My commute to work was a little bit spirited the other day. First of all, I noticed a newly awakened hornet clinging to the inside of my windshield. Thank goodness it was a cool morning, because he/she never really got enough juices flowing to be active. Secondly, during my hornet-harrowing commute, I got a chance to yell at the radio.

The program to which I was listening was doing a sports feature on the late great Carroll Shelby, the legendary pioneer of the Shelby Cobra, and the customized Shelby Mustang GT 350 and GT 500 (complete with a police interceptor engine). Anyway, during a break in this topic, the two reporters started discussing NASCAR, and one of them said something about Talladega, except he pronounced it TAL-uh-DAY-ga. The other reporter actually had a Southern accent, and he quickly corrected him that it was accurately pronounced as TAL-uh-DIGG-uh. The first reporter incredulously corrected him back and said it really was pronounced TAL-uh-DAY-ga. He said the town’s name may be pronounced TAL-uh-DIGG-uh, but the racetrack is pronounced TAL-uh-DAY-ga.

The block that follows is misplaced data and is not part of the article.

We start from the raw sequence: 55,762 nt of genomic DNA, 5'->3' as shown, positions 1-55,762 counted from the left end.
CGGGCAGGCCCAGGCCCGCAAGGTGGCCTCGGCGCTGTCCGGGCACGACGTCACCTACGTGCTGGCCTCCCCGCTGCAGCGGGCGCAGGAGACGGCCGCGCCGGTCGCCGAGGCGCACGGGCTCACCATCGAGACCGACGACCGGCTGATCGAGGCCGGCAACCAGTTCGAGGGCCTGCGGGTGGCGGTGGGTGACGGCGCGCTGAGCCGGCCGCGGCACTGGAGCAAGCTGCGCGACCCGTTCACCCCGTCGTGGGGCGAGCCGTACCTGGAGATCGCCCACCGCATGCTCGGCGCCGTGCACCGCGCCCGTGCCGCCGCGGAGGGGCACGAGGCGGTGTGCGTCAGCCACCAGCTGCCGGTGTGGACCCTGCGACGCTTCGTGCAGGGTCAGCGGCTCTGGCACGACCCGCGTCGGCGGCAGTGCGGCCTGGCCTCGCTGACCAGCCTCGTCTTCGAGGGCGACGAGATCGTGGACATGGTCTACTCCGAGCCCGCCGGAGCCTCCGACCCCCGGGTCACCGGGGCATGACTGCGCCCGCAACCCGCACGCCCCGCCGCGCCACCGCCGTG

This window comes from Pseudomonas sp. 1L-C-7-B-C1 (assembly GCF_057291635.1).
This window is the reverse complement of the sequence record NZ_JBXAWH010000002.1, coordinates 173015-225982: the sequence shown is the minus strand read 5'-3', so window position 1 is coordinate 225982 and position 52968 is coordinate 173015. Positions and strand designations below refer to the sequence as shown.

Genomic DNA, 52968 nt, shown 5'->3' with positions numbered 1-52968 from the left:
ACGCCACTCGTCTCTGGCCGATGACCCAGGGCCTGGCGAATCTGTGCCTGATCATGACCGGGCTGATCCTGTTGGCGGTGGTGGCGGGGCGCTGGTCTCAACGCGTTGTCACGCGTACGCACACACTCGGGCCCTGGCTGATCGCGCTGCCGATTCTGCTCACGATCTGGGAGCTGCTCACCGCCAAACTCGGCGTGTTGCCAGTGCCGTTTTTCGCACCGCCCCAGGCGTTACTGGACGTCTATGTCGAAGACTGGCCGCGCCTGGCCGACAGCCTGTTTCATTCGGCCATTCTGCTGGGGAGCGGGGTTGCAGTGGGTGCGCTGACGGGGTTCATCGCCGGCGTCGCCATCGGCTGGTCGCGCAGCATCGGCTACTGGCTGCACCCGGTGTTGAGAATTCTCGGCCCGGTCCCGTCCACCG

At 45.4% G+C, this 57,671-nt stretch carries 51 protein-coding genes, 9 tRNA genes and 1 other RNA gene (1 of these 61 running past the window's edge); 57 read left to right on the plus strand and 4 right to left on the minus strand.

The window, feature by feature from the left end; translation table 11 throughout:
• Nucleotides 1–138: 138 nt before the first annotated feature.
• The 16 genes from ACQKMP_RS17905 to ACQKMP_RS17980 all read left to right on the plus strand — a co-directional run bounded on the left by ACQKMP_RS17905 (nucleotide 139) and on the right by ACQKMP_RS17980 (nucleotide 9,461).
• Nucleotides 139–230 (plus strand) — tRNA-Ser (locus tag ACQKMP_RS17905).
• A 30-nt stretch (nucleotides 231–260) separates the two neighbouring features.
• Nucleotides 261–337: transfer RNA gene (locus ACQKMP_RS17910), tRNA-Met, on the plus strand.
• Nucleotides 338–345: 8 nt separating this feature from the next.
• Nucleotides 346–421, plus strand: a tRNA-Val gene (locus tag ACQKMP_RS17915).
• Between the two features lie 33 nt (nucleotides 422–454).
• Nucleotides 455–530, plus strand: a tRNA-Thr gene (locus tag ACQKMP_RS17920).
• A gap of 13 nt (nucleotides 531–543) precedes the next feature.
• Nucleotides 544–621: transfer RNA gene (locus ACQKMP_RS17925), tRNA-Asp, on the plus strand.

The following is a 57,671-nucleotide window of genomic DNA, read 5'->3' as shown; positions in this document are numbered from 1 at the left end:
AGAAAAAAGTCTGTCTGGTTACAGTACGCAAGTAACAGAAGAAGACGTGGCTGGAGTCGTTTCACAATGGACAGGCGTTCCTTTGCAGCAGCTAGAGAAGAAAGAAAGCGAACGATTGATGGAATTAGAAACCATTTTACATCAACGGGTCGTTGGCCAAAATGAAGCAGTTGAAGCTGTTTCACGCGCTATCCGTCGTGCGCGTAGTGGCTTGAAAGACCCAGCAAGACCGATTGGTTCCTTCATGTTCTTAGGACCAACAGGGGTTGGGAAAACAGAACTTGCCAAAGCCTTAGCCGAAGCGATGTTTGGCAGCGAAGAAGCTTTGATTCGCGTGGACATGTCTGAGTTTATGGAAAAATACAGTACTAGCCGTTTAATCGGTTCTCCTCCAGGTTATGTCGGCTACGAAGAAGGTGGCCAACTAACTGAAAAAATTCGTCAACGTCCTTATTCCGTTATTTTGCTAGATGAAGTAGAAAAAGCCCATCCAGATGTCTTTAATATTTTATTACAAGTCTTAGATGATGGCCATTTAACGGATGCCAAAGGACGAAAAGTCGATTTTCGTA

A lot of my Southern angst can be summed up in that arrogant little mindless exchange. Talladega is, and always has been, located in Alabama. There’s not another one. It was named by Alabamians based on a Creek Indian word that meant “border town,” and has always been pronounced as TAL-uh-DIGG-uh by Alabamians. The town, everything in it, and everything around it is named “Talladega” and is correctly pronounced TAL-uh-DIGG-uh. Talladega County. Talladega National Forest. Talladega Pizza. Talladega Home Center. First National Bank of Talladega. But I’m supposed to believe that it takes an enlightened Yankee to come to my home state and correct me on the pronunciation of my own home state’s racetrack? Seriously?

No, no, and heck no. It’s not Spanish. It’s Creek. And it’s pronounced TAL-uh-DIGG-uh. As in ”The TAL-uh-DIGG-uh Superspeedway.”

Now, forever, and always.

Tom Daniel

Tom Daniel holds a Ph.D in Music Education from Auburn University. He is a husband, father of four cats and a dog, and a college band director who lives back in the woods of Alabama with a cotton field right outside his bedroom window. His grandfather once told him he was "Scotch-Irish," and Tom has been trying to live up to those lofty Southern standards ever since.

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